[Spellyans] convedhes 'to understand'

Craig Weatherhill craig at agantavas.org
Wed Aug 24 12:03:42 IST 2011


According to Dick Gendall, convedhes meant to know, i.e. understand or  
comprehend (and there is comprehendya, too), so "I know Cornish, I  
understand Cornish".

aswon meant to know, i.e. to recognise ("Lloyd George knew my father").

Craig



On 24 Est 2011, at 11:36, Jed Matthews wrote:

> Words changed their meaning over time in English, surely this must  
> have happened in Cornish too.
>
> Jed
>
>
> On 23 August 2011 12:33, A. J. Trim <ajtrim at msn.com> wrote:
> Here are my suggestions, in my own orthography:
>
> 1)        I appreciate your coming all this way.
> j.         My yv ſynſys ȝe'th tos an forth ·ma oll.
>
> 2)       We appreciate that this is very difficult for you.
> ij.        Ni yv ovth eſtimya tel üs gans henna angus brâs ȝys.
>
> 3)        The sum in the bank has appreciated nicely.
> iij.        An ſömmen in banc re-encreſſys da.
>
>
> Regards,
>
> Andrew J. Trim
>
>
>
> From: ewan wilson
> Sent: Monday, August 22, 2011 10:08 PM
> To: Standard Cornish discussion list
> Subject: Re: [Spellyans] convedhes 'to understand'
>
> Nicholas,
>
> Mention of this verb makes me wonder how one would translate the  
> English verb 'appreciate' in its various shades of meaning as in the  
> contexts below:-
> 1) I appreciate your coming all this way.
> 2)We appreciate that this is very difficult for you.
> 3) The sum in the bank has appreciated nicely.
>
> Ewan.
> ----- Original Message -----
> From: nicholas williams
> To: Standard Cornish discussion list
> Sent: Monday, August 22, 2011 2:36 PM
> Subject: [Spellyans] convedhes 'to understand'
>
> Some revivalists dislike the word ùnderstondya for ‘to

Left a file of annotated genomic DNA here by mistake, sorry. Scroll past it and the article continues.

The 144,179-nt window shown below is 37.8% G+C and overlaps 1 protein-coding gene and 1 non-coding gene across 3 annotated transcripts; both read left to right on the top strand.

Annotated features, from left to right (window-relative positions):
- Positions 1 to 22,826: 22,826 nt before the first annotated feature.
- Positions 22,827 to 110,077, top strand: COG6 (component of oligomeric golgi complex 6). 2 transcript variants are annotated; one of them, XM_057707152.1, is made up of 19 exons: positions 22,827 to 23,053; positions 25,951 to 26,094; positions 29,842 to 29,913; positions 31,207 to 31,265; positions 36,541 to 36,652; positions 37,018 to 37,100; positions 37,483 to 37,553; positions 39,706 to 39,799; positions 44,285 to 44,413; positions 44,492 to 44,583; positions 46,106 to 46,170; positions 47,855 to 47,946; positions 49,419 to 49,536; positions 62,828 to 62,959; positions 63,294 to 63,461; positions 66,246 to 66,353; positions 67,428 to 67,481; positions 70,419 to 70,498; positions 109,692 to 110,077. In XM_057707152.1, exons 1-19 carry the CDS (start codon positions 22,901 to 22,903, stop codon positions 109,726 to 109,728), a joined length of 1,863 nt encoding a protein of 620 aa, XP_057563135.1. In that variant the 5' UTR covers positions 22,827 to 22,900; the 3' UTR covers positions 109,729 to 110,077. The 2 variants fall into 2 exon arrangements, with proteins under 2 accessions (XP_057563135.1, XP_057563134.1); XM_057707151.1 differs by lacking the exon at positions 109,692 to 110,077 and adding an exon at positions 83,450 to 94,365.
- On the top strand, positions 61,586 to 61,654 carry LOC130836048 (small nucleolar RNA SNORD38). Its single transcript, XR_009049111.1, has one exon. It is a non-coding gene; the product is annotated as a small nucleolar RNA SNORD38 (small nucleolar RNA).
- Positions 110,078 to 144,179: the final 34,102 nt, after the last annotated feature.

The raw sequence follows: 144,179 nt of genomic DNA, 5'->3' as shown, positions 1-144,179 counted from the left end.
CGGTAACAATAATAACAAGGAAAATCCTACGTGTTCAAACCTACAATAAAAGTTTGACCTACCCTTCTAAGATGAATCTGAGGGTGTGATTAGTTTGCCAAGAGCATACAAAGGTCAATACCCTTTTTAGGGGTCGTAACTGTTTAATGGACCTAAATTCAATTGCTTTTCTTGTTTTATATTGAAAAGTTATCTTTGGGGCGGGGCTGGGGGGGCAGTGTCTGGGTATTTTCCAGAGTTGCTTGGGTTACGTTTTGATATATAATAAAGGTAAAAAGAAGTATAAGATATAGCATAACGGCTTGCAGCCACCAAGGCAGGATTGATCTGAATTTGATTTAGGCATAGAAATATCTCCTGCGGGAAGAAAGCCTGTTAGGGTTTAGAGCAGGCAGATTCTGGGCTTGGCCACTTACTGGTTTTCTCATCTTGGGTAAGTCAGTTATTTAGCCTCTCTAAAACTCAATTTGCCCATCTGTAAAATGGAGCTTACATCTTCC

> understand’ and prefer convedhes. Convedhes, however, is a Late  
> Cornish word only and it really means ‘perceive, see, grasp’ as  
> much as ‘understand’. Here are all the examples I can find:
>
> sera ny won convethas ‘sir, I do not understand’ CW 1232
> me ny allaf convethas y bosta ge ow hendas ‘I cannot understand  
> that you are my grandfather’ CW 1610
> gans dean penvo convethys worthaf ve sertan ny dale bos mellyes a  
> vgh neb tra ‘when it is perceived by somebody, it will not be worth  
> messing with me indeed above all things’ 1620
> henna yth ew convethys der an discans es thymma reis gans an tas es  
> a vghan ‘that can be understood by the teaching given to me by the  
> Father above’ CW 2153-55
> Der taklow minniz ew brez teez gonvethes ‘By little things is the  
> mind of people perceived’ ACB E e 4v.
>
> Lhuyd does not seem to know this word, and s.v. Intelligo ‘to  
> perceive or understand’ he gives the Cornish word adzhan (i.e.  
> aswon) AB: 72a.
>
> We now have two examples of convedhes in its Middle Cornish form:
>
> Ema Arthur devethys ha ny gansa canfethys ‘Arthur has come, and we  
> perceived by him’ BK 2794-95
> Rag kueth, pan i’n canfethis, me re jangyas ow holor ‘For grief,  
> when I noticed it, I changed my colour’ BK  3129-30.
>
> The verbal noun of this verb is unattested but it would probably  
> have been *canfos or *canvos, cf. Welsh canfod ‘to perceive, to  
> behold, to see’. Cornish *canfos, Welsh canfod are related to Old  
> Irish cétbuid ‘act of seeing, sense’, Modern Irish céadfa  
> ‘sense’, and are compounds of *cant- ‘with’, cf. Cornish gans  
> ‘with’, and the verbal noun bos, bod ‘to be’. Canfos can  
> therefore be set alongside the other compounds of bos ‘to be’ in  
> Cornish, gothfos ‘to know’, wharfos ‘to happen’,  and *darfos  
> ‘to happen’.
>
> The present future of *canfos would have been *canfethaf,  
> *canfethyth, *canfyth and the verbal adjective was canfethys (see  
> the first example from BK above). From this inflected stem canfeth-  
> was extracted a new verbal noun *canfethes, which appears in CW and  
> Pryce as convethes. The unstressed a in canfethes has been rounded  
> by the following f/v. Notice also that Pryce’s form gonvethes seems  
> to have acquired permanent initial lenition.
>
> Since convedhes really means ‘to perceive, see’ rather than  
> simply ‘to understand’, I shall continue to use ùnderstondya  
> with a clear conscience.
>
> Nicholas
>
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--
Craig Weatherhill





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